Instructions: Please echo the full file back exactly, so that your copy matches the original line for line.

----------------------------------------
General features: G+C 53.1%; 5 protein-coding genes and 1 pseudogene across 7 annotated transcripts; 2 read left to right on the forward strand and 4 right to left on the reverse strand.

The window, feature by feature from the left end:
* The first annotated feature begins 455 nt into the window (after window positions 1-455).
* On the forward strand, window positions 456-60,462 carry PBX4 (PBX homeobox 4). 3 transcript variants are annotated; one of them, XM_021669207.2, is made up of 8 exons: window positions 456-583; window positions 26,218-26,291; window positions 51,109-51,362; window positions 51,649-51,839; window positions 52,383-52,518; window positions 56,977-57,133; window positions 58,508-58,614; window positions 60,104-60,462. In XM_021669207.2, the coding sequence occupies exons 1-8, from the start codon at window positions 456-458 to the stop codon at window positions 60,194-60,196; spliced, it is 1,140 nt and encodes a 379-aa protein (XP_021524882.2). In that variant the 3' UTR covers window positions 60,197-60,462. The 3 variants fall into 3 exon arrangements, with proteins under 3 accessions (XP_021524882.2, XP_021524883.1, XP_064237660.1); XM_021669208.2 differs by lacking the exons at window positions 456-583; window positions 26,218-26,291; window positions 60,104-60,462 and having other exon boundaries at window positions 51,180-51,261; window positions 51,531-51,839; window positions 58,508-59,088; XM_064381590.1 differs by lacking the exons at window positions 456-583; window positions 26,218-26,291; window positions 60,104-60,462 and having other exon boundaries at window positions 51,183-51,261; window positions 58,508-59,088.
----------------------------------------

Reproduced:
General features: G+C 53.1%; 5 protein-coding genes and 1 pseudogene across 7 annotated transcripts; 2 read left to right on the forward strand and 4 right to left on the reverse strand.

The window, feature by feature from the left end:
* The first annotated feature begins 455 nt into the window (after window positions 1-455).
* On the forward strand, window positions 456-60,462 carry PBX4 (PBX homeobox 4). 3 transcript variants are annotated; one of them, XM_021669207.2, is made up of 8 exons: window positions 456-583; window positions 26,218-26,291; window positions 51,109-51,362; window positions 51,649-51,839; window positions 52,383-52,518; window positions 56,977-57,133; window positions 58,508-58,614; window positions 60,104-60,462. In XM_021669207.2, the coding sequence occupies exons 1-8, from the start codon at window positions 456-458 to the stop codon at window positions 60,194-60,196; spliced, it is 1,140 nt and encodes a 379-aa protein (XP_021524882.2). In that variant the 3' UTR covers window positions 60,197-60,462. The 3 variants fall into 3 exon arrangements, with proteins under 3 accessions (XP_021524882.2, XP_021524883.1, XP_064237660.1); XM_021669208.2 differs by lacking the exons at window positions 456-583; window positions 26,218-26,291; window positions 60,104-60,462 and having other exon boundaries at window positions 51,180-51,261; window positions 51,531-51,839; window positions 58,508-59,088; XM_064381590.1 differs by lacking the exons at window positions 456-583; window positions 26,218-26,291; window positions 60,104-60,462 and having other exon boundaries at window positions 51,183-51,261; window positions 58,508-59,088.